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Topic Title: double pole MCBs?
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Created On: 23 January 2013 07:35 PM
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 23 January 2013 07:35 PM
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jcm256

Posts: 1792
Joined: 01 April 2006

What would be the advantage of supplying all circuits from a consumer unit with double pole MCBs?

Can only think off: (convenient to megger circuits).

Advantages to the consumer, who could switch off individual breakers to find circuit which may have a neutral fault.

Safety? (Not sure about that otherwise it would be specified in BS7671)

Is it a European standard but not a BS7671 standard?

Why type C MCBs in a domestic consumer unit.

Why type C 10 amp MCBs for lighting circuits (apart from lighting with an overhead combined large air-circulating fan)

This photo has nothing to do with questions but just to give small idea of the setup involved:

http://tonysparksinspain.blogs...lectricity-supply.html
 23 January 2013 07:57 PM
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peteTLM

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Its common place in france, italy and greece to have 2 pole mcb's, not seen a lot of them over here though.
Them seem to love type C's in europe, they are everywhere. Probably a 'de facto' standard more than anything else. Their circuits are maybe shorter as no rings, and smaller sizes generally allowing more leeway.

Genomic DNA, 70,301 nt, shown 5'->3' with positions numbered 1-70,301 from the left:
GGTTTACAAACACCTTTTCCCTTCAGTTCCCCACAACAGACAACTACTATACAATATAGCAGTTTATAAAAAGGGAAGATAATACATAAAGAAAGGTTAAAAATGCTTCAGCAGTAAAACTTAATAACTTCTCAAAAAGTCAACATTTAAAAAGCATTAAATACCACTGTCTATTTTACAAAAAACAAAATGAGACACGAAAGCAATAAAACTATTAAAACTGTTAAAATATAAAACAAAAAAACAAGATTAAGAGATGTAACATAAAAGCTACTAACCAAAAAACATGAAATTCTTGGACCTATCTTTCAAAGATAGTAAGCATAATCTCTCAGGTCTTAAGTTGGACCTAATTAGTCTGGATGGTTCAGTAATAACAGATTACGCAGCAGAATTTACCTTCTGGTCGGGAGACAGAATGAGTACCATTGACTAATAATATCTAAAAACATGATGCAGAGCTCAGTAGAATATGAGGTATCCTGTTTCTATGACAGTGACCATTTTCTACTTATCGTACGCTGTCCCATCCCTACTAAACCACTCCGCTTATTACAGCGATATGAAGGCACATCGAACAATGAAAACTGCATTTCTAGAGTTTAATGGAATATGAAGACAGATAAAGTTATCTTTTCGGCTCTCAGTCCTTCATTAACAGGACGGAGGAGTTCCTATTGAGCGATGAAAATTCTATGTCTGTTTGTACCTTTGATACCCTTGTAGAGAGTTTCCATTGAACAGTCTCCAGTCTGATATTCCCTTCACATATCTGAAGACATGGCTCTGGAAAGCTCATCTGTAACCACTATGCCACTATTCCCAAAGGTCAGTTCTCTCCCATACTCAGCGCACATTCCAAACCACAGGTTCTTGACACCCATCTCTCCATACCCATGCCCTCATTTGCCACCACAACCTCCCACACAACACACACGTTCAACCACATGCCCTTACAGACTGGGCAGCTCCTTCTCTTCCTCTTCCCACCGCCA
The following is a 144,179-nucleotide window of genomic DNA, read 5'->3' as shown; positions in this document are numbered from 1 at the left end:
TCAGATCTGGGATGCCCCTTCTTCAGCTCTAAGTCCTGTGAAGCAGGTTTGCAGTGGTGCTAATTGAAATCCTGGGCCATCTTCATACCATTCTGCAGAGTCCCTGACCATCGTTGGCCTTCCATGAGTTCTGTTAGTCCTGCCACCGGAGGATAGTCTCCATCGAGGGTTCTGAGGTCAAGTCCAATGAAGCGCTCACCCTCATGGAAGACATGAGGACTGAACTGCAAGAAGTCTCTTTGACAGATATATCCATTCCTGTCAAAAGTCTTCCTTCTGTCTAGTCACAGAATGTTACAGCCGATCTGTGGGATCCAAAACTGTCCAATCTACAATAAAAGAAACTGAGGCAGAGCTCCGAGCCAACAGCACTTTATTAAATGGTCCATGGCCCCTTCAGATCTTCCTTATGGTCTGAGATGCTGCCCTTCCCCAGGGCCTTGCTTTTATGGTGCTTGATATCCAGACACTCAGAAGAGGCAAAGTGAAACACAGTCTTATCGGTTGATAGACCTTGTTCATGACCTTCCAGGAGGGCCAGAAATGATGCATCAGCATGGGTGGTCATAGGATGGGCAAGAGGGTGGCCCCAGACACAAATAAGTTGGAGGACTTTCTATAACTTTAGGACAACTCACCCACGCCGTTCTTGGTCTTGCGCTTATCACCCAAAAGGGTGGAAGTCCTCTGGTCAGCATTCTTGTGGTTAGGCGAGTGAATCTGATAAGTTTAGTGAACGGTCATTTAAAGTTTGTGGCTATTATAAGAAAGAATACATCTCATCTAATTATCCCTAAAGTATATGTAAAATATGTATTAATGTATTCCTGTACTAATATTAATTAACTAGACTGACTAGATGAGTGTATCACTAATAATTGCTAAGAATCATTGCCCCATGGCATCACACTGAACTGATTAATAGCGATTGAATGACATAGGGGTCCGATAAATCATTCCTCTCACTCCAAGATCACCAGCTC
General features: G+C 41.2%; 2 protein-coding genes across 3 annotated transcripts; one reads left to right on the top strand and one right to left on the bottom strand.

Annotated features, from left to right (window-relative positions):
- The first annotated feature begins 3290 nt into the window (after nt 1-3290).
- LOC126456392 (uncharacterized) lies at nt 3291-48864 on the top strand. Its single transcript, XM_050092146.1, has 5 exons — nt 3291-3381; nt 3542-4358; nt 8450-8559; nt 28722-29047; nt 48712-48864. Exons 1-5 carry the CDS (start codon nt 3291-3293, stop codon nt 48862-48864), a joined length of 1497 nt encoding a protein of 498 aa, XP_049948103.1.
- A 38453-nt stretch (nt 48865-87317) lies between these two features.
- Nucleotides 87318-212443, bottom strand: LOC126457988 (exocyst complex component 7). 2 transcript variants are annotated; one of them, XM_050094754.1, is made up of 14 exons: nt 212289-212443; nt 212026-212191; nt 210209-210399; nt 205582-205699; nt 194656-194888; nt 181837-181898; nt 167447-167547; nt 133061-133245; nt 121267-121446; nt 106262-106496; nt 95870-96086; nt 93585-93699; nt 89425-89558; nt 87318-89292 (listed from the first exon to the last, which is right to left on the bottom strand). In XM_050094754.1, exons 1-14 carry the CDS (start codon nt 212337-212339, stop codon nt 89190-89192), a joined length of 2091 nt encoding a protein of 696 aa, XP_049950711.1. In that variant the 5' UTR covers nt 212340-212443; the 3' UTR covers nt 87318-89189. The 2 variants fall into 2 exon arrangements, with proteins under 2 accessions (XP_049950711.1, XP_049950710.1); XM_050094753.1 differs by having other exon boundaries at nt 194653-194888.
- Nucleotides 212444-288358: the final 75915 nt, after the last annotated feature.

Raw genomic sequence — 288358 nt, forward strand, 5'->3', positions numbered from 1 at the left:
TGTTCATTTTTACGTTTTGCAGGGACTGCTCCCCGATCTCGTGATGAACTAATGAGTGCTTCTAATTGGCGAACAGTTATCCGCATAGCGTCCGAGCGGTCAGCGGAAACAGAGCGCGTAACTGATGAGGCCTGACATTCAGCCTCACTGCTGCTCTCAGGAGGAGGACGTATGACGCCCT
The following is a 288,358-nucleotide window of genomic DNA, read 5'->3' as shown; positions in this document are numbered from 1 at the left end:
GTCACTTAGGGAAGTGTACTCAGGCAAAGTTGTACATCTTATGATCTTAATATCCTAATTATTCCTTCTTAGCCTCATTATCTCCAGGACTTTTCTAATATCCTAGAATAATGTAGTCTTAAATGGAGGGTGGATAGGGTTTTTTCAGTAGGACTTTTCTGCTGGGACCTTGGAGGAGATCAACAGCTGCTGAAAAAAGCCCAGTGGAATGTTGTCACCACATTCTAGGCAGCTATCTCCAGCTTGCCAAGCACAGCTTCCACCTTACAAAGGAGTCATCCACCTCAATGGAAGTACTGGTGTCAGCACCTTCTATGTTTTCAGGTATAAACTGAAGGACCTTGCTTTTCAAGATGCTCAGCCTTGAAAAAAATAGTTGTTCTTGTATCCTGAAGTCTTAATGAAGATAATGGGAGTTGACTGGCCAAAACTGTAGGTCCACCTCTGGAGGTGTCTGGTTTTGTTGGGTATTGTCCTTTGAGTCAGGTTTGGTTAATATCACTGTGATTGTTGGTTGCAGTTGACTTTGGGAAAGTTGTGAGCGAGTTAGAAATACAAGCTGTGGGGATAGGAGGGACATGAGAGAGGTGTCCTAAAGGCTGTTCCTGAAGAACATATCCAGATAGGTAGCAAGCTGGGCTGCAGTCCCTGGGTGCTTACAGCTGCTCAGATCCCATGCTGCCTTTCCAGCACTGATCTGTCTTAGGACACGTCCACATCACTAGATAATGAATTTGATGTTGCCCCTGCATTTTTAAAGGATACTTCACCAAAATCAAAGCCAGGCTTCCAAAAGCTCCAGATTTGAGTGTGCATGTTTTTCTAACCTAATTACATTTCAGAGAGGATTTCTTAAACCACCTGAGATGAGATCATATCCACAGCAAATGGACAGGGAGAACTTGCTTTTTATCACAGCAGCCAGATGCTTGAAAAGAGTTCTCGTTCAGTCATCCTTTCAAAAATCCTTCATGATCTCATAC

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Every man has to know his limitations- Dirty Harry
 23 January 2013 08:02 PM
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sparkiedave

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I suppose it would be an advantage for any place where there's a possibility of someone running a centre tapped generator, they're supposed to be used in marine applications for that reason, but rarely are in my experience
 23 January 2013 08:48 PM
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AJJewsbury

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Some continental countries traditionally didn't have a guaranteed earthed N in their supply - especially so in France and associated areas. Some even had 220V supplied from between two phases (each around 127V to earth). Hence DP breakers and non-polarised sockets. BS 7671 does have a requirement for DP MCBs - in caravans (which could be expected to be driven abroad and plugged into foreign supply systems).

We (many many years ago) used to have electricity for power & lighting metered separately (and charged at different rates) - hence different (round pin) plugs/sockets for lighting and power and strict segregation of lighting and power circuits. While the two meters have long since gone, the tradition of separate lighting and power hangs on (until relatively recently all our lighting accessories were 5A rated, so couldn't be used on a combined lighting/power circuit). Not so elsewhere, where one circuit per room, serving both lighting and sockets was the tradition - usually rated at around 10A.

Why type C? Why not? A lot less nuisance tripping (especially when you have relatively low rated (e.g. 10A and 16A) final circuits (a 16A C type would withstand a similar inrush to a 32A B type). Why don't we? 'cos we use reduced c.s.a. c.p.c. that probably wouldn't cope with the energy let-though nor supply a sufficiently low Zs (especially for our higher rated circuits). Most of the rest of the world think we're mad to have smaller c.p.c.s than line conductors.